We’re currently running a competition for pupils age 8-13 to create illustrated mathematical stories.
I suppose many teachers, even primary teachers who teach both maths and English, might not have thought about combining the two like this?
Yes, indeed. From my research with over 1,000 teachers, for many, the idea of combining mathematics and literacy seems like an alien concept.
I would like to challenge the perception that maths and literacy/language don’t mix. My other research has shown that children’s mathematical abilities and their language abilities are closely linked.
If you think about children solving mathematical word problems: apart from their mathematical understanding and skills, they also need literacy skills. Teaching mathematics through narrative means children have an opportunity to develop both mathematical and linguistic abilities in parallel.
Have you a recommendation for teachers who haven’t thought of teaching maths through stories before?
A classic title that many primary school teachers and parents will have heard of is The Doorbell Rang. A mother bakes some cookies and, just as her two children are about to eat them, the doorbell rings and two more children arrive. This means the cookies have to be shared between more people. Then just as they are about to eat the cookies, the doorbell rings and two more children arrive. And so on. Although the book doesn’t scream ‘this is a maths story’, you can see there’s a meaningful context for teaching division and remainder.
What about a favourite maths picture book of yours?
I have a LOT of favourites! I would love to recommend the Sir Cumference series (for KS2 and KS3), the Math Matters series (KS1 and KS2), the Math Start series (EYFS, KS1 and KS2) and Mouse Math (mostly for Early Years).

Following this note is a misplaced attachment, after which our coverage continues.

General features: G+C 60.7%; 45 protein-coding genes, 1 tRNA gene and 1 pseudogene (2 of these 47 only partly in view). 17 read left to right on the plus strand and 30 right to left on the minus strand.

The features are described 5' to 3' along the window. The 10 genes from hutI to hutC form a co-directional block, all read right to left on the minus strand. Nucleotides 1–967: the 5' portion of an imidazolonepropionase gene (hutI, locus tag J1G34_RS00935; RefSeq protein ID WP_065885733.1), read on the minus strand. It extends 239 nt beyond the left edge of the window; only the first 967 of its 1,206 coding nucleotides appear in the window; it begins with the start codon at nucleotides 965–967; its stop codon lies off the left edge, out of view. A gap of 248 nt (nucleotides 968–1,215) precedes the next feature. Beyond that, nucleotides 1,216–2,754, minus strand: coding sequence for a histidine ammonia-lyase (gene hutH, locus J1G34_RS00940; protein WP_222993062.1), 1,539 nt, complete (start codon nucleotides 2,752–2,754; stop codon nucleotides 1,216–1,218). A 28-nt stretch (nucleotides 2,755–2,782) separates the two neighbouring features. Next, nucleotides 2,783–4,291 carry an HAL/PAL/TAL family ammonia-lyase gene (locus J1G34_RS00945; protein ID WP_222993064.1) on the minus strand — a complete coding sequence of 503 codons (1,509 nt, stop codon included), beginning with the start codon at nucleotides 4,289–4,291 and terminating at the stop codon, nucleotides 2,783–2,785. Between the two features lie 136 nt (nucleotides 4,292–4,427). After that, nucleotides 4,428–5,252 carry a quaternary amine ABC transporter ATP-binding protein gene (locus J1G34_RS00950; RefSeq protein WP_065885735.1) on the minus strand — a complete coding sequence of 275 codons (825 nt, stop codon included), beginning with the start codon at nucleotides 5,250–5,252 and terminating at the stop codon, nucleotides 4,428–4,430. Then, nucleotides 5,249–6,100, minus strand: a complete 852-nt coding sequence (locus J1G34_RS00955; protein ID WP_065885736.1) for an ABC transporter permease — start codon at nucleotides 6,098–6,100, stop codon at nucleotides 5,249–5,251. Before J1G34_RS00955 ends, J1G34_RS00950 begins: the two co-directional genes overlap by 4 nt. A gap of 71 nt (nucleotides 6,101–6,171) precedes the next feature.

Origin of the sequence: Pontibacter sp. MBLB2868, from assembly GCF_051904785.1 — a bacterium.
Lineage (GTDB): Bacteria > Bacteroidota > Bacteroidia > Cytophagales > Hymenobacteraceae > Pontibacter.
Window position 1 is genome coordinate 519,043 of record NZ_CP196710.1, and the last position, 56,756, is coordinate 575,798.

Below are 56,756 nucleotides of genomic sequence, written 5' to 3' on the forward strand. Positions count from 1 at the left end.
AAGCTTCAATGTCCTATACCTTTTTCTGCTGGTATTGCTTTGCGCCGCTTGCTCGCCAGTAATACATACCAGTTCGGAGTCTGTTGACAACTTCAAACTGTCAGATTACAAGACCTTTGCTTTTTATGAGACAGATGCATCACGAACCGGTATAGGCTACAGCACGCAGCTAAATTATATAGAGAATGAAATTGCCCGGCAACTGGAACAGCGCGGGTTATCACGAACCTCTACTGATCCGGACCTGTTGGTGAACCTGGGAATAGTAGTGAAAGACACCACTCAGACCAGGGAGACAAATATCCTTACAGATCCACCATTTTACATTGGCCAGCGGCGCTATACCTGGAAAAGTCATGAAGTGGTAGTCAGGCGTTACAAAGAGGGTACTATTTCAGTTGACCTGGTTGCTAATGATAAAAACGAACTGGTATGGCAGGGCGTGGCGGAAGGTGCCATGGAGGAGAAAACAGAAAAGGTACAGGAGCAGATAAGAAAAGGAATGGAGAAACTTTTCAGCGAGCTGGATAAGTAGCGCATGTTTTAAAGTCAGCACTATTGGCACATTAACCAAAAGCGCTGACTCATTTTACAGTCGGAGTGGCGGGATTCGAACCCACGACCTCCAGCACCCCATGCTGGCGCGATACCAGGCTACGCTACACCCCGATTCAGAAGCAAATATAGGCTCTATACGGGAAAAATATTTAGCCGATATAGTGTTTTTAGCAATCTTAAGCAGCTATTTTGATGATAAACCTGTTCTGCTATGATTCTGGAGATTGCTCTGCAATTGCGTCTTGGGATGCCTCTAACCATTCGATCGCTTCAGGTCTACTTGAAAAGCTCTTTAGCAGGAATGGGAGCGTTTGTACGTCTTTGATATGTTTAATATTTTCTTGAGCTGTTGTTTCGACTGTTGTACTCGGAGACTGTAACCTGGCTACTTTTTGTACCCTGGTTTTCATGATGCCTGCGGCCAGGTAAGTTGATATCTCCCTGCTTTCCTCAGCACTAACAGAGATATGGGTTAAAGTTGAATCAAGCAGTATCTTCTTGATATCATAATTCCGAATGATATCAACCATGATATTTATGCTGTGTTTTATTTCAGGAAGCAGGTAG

Martyn Yeo, a Year 2 teacher and Maths Lead at Whitestone Infant School, Nuneaton, used one of the books recommended on Vince’s website.
'I opted for using a book Pezzettino, which tells the story about a square who feels he should belong to a bigger shape. In the end he falls and breaks into lots of pieces and realises he can be a 'whole' on his own. This really helped my class cement their understand of fractions and was a great opportunity to address any misconceptions on the topic. The story then prompted the rest of our maths work for the lesson with my Year 2 class where we got creative making our own creatures.'
Read Martyn's descrption of his lesson, on the MathsThroughStories.org website.
You can keep up with Vince’s project by following @MathsStories on Twitter.
Why not comment below? We’re after more suggestions of maths story picture books you’ve found useful to draw out mathematical understanding and engagement. If you’ve got a favourite, please share it with our readers!
Image credit: classroom photographs copyright University of Reading Institute of Education, used with permission